Sunday, October 18, 2009

Chunkey --- another elite sport, from pre-conquest North America


Included in my scholarly interests is the history of chivalric sports, which has made me sensitive to the influence that other elite sports and festivals have had. So I was really interested to read about the sport of "chunkey" as practiced by the Cahokia culture of North America during what we call the Middle Ages. Here are some excerpts from the on-line version of Archaeology.

The chief standing at the summit of the black, packed-earth pyramid raises his arms. In the grand plaza below, a deafening shout erupts from 1,000 gathered souls. Then the crowd divides in two, and both groups run across the plaza, shrieking wildly. Hundreds of spears fly through the air toward a small rolling stone disk. Throngs of cheering spectators gather along the sidelines and root for the two teams as they play chunkey, a game that had a significant role in organizing social and political life at Cahokia, the great prehistoric city that arose around A.D. 1050 near present-day St. Louis, Missouri.

...

Many, possibly most, Midwestern, Southern, and Plains Indians were in one way or another entangled in a history that began at Cahokia. The evidence is often indirect, but it is compelling, and points toward a singular history-changing moment 1,000 years ago, when social life, political organization, religion, art, and culture were all utterly transformed in the middle of the Mississippi River Valley. At the epicenter of events was a radical new kind of social and political experiment: a planned capital city. Someone--or some governing body--designed one from scratch at Cahokia. The leaders superimposed a new plan directly over an old village and supervised the construction of great earthen pyramids, open plazas, and huge wooden buildings. Then they gained control over people living throughout the region, an unprecedented move in the history of ancient America north of Mexico.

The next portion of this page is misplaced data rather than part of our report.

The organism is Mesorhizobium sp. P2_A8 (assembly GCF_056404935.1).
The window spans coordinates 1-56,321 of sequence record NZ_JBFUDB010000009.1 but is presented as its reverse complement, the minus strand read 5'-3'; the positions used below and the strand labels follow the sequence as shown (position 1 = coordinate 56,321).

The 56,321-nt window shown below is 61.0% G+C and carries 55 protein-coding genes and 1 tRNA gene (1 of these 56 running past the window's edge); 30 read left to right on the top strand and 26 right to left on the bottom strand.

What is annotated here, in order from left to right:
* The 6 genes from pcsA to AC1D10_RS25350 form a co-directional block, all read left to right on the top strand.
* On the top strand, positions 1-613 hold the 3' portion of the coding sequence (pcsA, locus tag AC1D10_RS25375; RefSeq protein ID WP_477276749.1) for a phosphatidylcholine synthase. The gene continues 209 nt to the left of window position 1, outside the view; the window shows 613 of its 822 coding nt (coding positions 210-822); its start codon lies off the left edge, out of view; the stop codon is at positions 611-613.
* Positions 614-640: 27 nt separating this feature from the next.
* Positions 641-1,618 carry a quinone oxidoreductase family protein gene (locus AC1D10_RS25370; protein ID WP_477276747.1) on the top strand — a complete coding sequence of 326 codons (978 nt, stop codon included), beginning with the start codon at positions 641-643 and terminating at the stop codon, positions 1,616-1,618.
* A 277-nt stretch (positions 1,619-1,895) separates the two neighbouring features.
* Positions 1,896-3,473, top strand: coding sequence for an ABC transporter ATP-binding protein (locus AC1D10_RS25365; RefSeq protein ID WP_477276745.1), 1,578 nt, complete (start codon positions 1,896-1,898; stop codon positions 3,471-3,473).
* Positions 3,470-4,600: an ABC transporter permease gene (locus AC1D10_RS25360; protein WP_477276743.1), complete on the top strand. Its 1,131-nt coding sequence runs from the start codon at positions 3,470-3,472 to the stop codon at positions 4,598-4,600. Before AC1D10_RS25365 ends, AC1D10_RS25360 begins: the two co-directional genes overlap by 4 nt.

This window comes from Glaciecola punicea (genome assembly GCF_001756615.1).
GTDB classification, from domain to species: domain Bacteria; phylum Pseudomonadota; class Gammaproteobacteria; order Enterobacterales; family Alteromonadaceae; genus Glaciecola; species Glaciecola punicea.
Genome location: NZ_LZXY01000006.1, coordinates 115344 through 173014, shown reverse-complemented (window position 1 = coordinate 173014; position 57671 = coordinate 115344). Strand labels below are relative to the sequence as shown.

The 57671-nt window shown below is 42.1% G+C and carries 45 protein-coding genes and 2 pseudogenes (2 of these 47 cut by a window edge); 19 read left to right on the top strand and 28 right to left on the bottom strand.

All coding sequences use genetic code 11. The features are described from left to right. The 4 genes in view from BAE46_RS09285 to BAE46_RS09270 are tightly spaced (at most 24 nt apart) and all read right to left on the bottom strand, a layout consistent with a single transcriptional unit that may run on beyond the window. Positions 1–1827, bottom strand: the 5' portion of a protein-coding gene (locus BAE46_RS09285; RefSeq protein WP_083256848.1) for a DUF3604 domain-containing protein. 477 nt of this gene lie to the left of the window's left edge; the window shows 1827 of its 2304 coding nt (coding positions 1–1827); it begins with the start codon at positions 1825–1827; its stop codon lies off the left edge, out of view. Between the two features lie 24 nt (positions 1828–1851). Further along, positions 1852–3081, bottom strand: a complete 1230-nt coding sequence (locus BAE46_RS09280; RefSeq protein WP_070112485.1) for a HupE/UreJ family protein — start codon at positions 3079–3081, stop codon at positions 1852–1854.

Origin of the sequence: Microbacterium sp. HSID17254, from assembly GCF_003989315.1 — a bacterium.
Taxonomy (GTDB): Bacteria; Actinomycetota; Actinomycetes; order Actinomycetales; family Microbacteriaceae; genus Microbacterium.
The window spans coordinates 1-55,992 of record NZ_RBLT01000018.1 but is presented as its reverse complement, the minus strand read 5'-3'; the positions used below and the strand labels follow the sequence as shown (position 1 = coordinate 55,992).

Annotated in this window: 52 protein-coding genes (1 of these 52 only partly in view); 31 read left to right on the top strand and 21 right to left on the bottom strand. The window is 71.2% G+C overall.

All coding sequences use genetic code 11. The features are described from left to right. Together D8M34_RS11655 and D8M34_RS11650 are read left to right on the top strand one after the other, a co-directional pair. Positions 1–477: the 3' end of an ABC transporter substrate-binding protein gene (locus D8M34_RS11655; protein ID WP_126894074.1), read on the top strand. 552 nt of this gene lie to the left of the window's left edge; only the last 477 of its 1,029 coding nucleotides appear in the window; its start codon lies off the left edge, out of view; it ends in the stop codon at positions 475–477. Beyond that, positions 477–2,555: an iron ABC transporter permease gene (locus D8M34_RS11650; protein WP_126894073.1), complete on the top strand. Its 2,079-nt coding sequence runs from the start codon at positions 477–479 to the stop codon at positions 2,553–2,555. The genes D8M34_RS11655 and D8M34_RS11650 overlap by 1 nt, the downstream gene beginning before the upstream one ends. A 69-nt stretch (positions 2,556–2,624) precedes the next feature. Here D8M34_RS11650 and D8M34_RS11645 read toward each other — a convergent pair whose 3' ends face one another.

A new culture developed at the city, perhaps inspired by Mesoamerican models. The people of Cahokia practiced human sacrifice, incorporated obelisk-like timber posts into their worship, told stories of superhuman men and women, used Mesoamerican-style flint daggers, and understood the cosmos in ways similar to Mesoamerican notions. They then spread this new way of life, which included intensified maize agriculture, across the Midwest and into the South and Plains with a religious fervor. Archaeologists refer to the culture as Mississippian, after the river that flows by many of its known sites.

One of the primary vehicles for the growth of this new civilization may have been Cahokian envoys who carried chunkey stones in one hand and war clubs in the other as they ventured into the hinterlands with the purpose of making peace or political alliances. These emissaries seem to have established and enforced a region-wide peace of sorts, a veritable Pax Cahokiana, an important element of which may have been the game of chunkey.

Timothy R. Pauketat is a professor of anthropology at the University of Illinois at Urbana-Champaign.

I have been to the Cahokia site, and not only are there some surviving Cahokian "ziggurats" made of earth, but a great modern museum.

Image: Chunkey player.

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